A law slipped into the 2017 budget bill during the General Assembly’s final hours declared that information about drugs that the state would use to execute someone was confidential. The last-minute law was written into the bill even though a judge had ruled months earlier that the very same information was a matter of public record and had ordered the Department of Correction to provide it.
Court of Appeals Judge Michael Barnes’ career has taken him down multiple paths — including 27 years with the St. Joseph County Prosecutor’s Office, 1½ years with Barnes & Thornburg and 18 years on the bench — and each experience exposed him to new facets of the law.
Though the law has a reputation for being resistant to change, new legislation that will take effect this summer is designed to give estate planning attorneys the opportunity to embrace technology when advising clients about probate documents while allowing more traditional lawyers to conduct business as usual.
It all began in September 1962, when Atlanta insurance salesman George Burnett was accidentally connected to a phone call between University of Georgia athletic director James Wallace “Wally” Butts, Jr. and legendary University of Alabama coach Paul “Bear” Bryant. Burnett's record of the call led to a controversial U.S. Supreme Court libel decision that is the basis of a new book by Ball State University professor emeritus David Sumner.
The 7th Circuit Court of Appeals has upheld the denial of an Indiana’s man motion alleging fraud on the court and affirmed sanctions against his attorney, finding the district court did not err when making either ruling.
The Indiana Supreme Court has overturned a ruling for a convicted murderer to get a new trial and instead reinstated the murder and drug convictions after determining the defendant invited the structural error that compromised his right to an impartial jury.
A utility rate increase to fund nearly $20 million of improvements for a northern Indiana power utility was struck down by the Indiana Supreme Court on Wednesday in a ruling the court said “will likely have enormous financial consequences for utilities and their customers.”
The Indiana Supreme Court reversed a trial court ruling in favor of a Goshen man’s estate seeking recovery of damages under the uninsured motorist policy held by his employer. The Indiana Court of Appeals also had ruled in favor of the estate of a man hit and killed by a passing driver while mowing his lawn.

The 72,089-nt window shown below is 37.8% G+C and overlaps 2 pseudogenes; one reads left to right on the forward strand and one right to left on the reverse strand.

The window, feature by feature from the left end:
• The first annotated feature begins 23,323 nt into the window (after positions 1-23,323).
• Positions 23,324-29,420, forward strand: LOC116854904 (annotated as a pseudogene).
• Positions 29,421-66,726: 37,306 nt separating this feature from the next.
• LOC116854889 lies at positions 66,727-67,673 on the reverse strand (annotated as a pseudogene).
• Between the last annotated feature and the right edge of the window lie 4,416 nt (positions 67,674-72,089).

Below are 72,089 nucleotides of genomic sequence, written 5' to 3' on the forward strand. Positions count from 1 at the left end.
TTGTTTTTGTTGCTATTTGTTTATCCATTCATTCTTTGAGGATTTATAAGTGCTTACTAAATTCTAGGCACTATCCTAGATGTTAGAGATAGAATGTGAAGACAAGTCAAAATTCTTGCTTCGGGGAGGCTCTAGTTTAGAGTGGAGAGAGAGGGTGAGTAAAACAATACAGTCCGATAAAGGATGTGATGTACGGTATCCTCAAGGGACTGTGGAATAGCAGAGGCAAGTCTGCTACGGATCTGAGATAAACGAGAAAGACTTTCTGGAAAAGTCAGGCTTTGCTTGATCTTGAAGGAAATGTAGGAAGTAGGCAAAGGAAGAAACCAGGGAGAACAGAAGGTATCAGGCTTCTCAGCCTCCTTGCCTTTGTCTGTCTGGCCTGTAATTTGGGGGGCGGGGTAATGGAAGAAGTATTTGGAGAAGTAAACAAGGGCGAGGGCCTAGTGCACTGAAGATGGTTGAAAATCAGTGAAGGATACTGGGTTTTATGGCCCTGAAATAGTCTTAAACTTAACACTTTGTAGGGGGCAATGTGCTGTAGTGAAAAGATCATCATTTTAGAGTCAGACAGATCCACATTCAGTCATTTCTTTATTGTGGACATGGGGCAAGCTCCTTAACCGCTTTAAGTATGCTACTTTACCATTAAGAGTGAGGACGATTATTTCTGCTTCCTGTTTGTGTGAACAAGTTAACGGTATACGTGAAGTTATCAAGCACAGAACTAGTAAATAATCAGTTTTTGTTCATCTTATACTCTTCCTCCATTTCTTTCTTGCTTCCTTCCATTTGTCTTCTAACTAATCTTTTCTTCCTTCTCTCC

An Indiana-based barge company lost its bid Monday to have the Supreme Court of the United States hear a case of first impression over whether the company was liable under the Oil Pollution Act of 1990 for an oil spill caused by the tug boat operator.
A federal jury Friday awarded $15 million in damages on behalf of a woman who claimed a Carmel imaging center failed to identify a tumor that went untreated and undetected for nearly 18 months, severely reducing her chances of surviving cancer.
A lawsuit challenging Indiana’s civil forfeiture procedures will be heard by the United States Supreme Court after the justices granted a writ of certiorari to a case that a national legal organization says will have significant implications on Eighth Amendment protections nationwide.
The Indiana Court of Appeals affirmed on interlocutory appeal a change the permanency plan for two children from reunification to termination of parental rights while also cautioning that such trial court rulings are “generally not suitable for interlocutory review.”
The Indiana Supreme Court is no longer tasked with providing clarification on two conflicting rulings related to insurance coverage for parties accused of acting negligently when a co-insured is accused of acting intentionally or criminally, now that the parties to the underlying case have submitted the case for mediation.